ONCOLOGY NURSING FORUM – VOL 33, NO 5, 2006
Key Points . . .
➤ All of the high-performing Community Clinical Oncology
Programs (CCOPs) have established clear criteria for deciding
which cancer prevention protocols are most feasible for imple-
mentation in their communities.
➤ Many high-performing CCOPs have assigned RNs to
prevention trials to gain fl exibility in task assignments and to
prepare for future molecular studies of cancer risk and targeted
prevention that are likely to require nursing expertise.
➤ Most of the high-performing CCOPs have sought and received
grants from local entities to help cover participant recruitment
➤ Varied recruitment strategies are needed to achieve and sustain
high levels of prevention trial participation.
Recruiting Participants to Cancer Prevention
Clinical Trials: Lessons From Successful
Community Oncology Networks
Martha M. McKinney, PhD, Bryan J. Weiner, PhD, and Virginia Wang, MSPH
Martha M. McKinney, PhD, is the president of Community Health
Solutions, Inc., in Richmond, KY; and Bryan J. Weiner, PhD, is an
associate professor and Virginia Wang, MSPH, is a doctoral student,
both in the Department of Health Policy and Administration at the
School of Public Health at the University of North Carolina at Chapel
Hill. This study was supported by the Division of Cancer Prevention,
National Cancer Institute (contract no. 263-MQ-404175). (Submitted
October 2005. Accepted for publication November 29, 2005.)
Digital Object Identifi er: 10.1188/06.ONF.951-959
Purpose/Objectives: To describe the organizational designs and task
environments of community oncology networks with high accrual rates
to cancer prevention clinical trials.
Design: Replicated case study design; structural contingency theory.
Setting: Local Community Clinical Oncology Programs (CCOPs)
funded by the National Cancer Institute to test preventive and therapeutic
interventions in community settings.
Sample: Primary sample: oncology professionals affi liated with four
CCOPs ranking among the top 10 in earned cancer control accrual credits
in fi scal years 1999–2003. Secondary sample: oncology professionals af-
fi liated with three CCOPs ranking among the top 10 three to four times dur-
ing the study period. A total of 63 people participated in the interviews.
Methods: Primary sample: on-site interviews with CCOP investiga-
tors, clinical research staff, and nononcology physicians. Secondary
sample: telephone interviews with each CCOP’s nurse administrator and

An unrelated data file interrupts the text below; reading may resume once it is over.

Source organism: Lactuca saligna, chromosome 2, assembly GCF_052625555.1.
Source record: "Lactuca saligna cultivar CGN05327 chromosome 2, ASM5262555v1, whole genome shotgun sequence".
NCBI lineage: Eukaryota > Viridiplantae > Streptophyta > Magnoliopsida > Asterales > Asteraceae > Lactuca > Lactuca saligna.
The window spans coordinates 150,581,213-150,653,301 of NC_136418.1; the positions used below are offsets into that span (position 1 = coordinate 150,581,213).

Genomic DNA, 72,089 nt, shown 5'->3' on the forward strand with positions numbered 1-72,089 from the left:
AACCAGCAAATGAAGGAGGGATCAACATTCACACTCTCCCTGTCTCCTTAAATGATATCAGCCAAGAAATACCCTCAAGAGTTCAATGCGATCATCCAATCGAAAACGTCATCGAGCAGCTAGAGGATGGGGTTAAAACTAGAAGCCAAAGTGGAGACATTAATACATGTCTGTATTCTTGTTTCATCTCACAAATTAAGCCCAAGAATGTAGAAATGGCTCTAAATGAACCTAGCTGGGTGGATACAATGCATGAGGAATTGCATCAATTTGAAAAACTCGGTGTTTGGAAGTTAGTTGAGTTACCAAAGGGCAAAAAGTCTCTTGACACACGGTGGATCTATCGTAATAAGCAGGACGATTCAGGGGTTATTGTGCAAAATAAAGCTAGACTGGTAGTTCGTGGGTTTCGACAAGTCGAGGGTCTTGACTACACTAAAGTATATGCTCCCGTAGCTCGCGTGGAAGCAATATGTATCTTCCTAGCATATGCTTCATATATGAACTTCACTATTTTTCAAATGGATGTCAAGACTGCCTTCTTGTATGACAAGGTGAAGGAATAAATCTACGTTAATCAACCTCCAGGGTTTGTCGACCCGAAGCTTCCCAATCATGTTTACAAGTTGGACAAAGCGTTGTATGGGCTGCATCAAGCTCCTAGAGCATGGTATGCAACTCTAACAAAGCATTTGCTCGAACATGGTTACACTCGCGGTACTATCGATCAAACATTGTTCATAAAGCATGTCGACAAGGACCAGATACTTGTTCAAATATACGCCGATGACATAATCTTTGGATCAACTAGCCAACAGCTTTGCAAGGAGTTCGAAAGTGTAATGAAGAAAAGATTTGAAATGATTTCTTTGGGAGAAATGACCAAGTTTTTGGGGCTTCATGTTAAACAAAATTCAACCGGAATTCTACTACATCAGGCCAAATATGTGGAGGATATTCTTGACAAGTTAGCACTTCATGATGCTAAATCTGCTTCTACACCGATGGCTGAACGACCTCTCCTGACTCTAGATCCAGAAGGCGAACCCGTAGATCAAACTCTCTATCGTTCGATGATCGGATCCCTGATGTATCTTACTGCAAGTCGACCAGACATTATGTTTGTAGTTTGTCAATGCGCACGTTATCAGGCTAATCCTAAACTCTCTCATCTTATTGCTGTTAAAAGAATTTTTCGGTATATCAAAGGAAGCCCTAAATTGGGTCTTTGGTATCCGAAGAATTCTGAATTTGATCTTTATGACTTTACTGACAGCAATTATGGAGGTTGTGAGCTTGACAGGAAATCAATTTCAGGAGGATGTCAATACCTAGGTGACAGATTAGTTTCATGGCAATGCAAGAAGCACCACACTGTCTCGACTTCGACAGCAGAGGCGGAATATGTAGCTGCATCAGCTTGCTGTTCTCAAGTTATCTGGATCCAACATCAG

at least one prevention research nurse.
Main Research Variables: Staffing patterns, organizational pro-
cesses, recruitment strategies, and environmental characteristics.
Findings: All of the CCOPs employed dedicated prevention research
staff. Recruitment through media publicity, mass mailings, or group
information sessions worked best when prevention trials had fl exible
eligibility requirements and evaluated interventions with few health risks.
Prevention trials evaluating agents with known toxicities in high-risk
populations required more targeted recruitment through cancer screen-
ing programs, physician referral networks, and one-on-one discussions
with protocol candidates.
Conclusions: High-performing CCOPs confi gured their structures,
processes, and recruitment strategies to fi t with accrual goals. They also
benefi ted from stable and supportive task environments.
Implications for Nursing: Nurse-coordinated research networks have
great potential to generate new knowledge about cancer prevention that
can reduce cancer incidence and mortality signifi cantly.
an exceptionally promising area for scientifi c investigation
and clinical practice (Lippman & Levin, 2005). Although
expanded treatment options and improved medical manage-
ment are helping patients with cancer live longer and bet-
ter, interventions designed to prevent, arrest, or reverse the
carcinogenesis process offer the greatest hope for reducing
cancer incidence, morbidity, and mortality (Ford et al., 2003).
Byers et al. (1999) estimated that, with accelerated efforts to
develop and implement preventive interventions, the United
States could achieve a 19% decline in cancer incidence rates
by 2015 and a 29% decline below the 1990 levels in cancer
ajor advances in the molecular study of neoplasia,
cancer risk assessments, and molecular-targeted drug
development have established cancer prevention as
mortality rates. In absolute numbers, such interventions could
prevent approximately 100,000 cases of cancer and 60,000
deaths from cancer each year.
The expanding scope of cancer prevention research has
created opportunities for oncology nurses to lend their exper-
tise to prevention clinical trials and to educate patients about
evidence-based prevention strategies (Bailey, Bieniasz, Kmak,
Brenner, & Ruffi n, 2004; Jennings-Dozier & Mahon, 2000;
Loescher, 2004; Oncology Nursing Society, 2001). Cancer
centers and clinical cooperative groups increasingly are part-
nering with local networks of oncology professionals to assess
the effectiveness of chemopreventive agents in reducing cancer
risk and the diagnostic effi cacy of new screening technolo-
gies (Hawk, Umar, & Viner, 2004; Lippman & Hong, 2002;
Weiner, McKinney, & Carpenter, 2006). Community oncol-
ogy networks already engaged in cancer treatment research
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